The vivacious American specialises in Motown, soul music, plus the occasional jazz and pop tunes and can be found regularly performing at venues and private parties on and around Phuket.
When she was growing up, her father was in the military which meant the family travelled a lot around America and the world. Coming from Dallas, Texas, in the American South meant Pjae’s first introduction to music was in her church’s choir, run by her grandfather.
Her mother would regularly tell her she had a great voice, but Pjae thought she was just being kind. Her friends were more direct, instead telling her they believed she
sounded “too white”.
“What they meant was that I didn’t have that Southern sound in my voice, and I just thought, well my friends say I suck, it must be true.”
It wasn’t until her husband Jason heard her sing for the first time after five years of marriage and told her how talented she was that she really believed her voice had a positive quality, and began to venture into making a career of it.
“I don’t know how good my voice is, but I think there is a quality to it that touches the soul. It has a healing quality.”
After turning professional in the 1990s, aged 35, Pjae performed regularly until the couple moved to Asia in 2006, based in Vietnam. While living in Ho Chi Minh, Pjae performed regularly, with Jason her backup bass player.
In 2010, on a visa run, the couple came to Phuket. Pjae explored the option of getting regular gigs and within days was contracted by the Indigo Pearl resort to perform at its New Year’s Eve party.
“I thought that was a pretty good indicator, then in 2011 Jason and I discussed me moving to Phuket for a year just to give it a go.”
So Pjae moved to Phuket while Jason remained in Ho Chi Minh working at an international school until recently, when he joined her on the island. The move to Phuket has been a success for Pjae’s already strong career, and she has no plans to relocate any time soon.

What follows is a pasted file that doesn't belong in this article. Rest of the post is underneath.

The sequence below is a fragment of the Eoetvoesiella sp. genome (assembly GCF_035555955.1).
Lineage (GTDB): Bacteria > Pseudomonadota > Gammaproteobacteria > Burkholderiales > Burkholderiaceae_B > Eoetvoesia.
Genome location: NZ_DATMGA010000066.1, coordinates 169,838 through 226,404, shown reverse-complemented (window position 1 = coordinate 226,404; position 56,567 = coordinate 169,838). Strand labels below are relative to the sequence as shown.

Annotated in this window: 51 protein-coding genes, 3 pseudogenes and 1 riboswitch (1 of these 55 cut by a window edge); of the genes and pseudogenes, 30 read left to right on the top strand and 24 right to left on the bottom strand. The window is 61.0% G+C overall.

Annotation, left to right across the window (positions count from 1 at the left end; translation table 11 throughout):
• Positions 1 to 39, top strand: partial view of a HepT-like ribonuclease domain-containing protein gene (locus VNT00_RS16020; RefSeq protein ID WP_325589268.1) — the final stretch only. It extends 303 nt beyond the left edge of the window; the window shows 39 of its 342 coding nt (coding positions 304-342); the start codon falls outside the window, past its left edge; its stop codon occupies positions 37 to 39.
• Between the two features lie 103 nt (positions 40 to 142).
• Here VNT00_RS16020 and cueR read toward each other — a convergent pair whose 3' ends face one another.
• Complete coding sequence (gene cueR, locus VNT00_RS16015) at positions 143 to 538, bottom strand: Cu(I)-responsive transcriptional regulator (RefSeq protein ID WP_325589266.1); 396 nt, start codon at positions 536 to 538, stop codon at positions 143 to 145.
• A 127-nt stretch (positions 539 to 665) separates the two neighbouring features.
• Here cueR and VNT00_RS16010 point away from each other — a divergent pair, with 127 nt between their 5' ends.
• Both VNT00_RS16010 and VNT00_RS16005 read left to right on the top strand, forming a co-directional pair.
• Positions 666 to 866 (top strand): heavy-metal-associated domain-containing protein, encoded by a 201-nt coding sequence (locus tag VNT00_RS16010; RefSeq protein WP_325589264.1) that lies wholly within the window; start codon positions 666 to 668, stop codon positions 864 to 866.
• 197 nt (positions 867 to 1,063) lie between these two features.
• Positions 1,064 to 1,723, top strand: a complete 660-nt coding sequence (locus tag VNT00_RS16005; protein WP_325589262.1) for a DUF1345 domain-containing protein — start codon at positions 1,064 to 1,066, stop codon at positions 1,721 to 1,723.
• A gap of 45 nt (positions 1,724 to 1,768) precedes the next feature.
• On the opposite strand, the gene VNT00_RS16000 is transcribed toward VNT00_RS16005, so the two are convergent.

“My biggest break was with Benedikt De Bellis from Opus One. He hired me for every Friday for their “Got Soul” nights for eight months, and that was my home – Opus One.”
She was at one stage performing five nights a week but is currently down to three nights with her band – Colin Hill on guitar, Milo Reznikoff on sax and her nephew Brandon Dorrough on drums – so she’s free to do private events.
Pjae and her band perform at Trisara on Wednesdays, Bliss Beach Club on Thursdays, and Sala Phuket on Sundays.
“That’s the thing I love about Phuket – people have been so generous and given me a chance.”
She lists her musical influences as soul queens Aretha Franklin and Gladys Knight, but says she also has huge respect for a new African American artist, Indie Arie.
"She sings such globally positive, uplifting music.”
Despite her church and gospel background, Pjae says she’s not religious, though she is very spiritual, and this comes through in her own songs.
Her second album will be released soon.
“It’s about merging [spirituality] in a popular way, and I think Bono (from U2) does that very well. I think we are meant to be on the planet not to take up space, but to help others. And if I can use my gift to help other people, then my job is done.
“A song is written with its own identity, and if you can capture that, then your voice is the carrier of the song. Music is transforming and transcending, meaning that it changes the way you might be feeling, and can take you to another place.
“I love that part of music, that reach, and the connection with the audience.”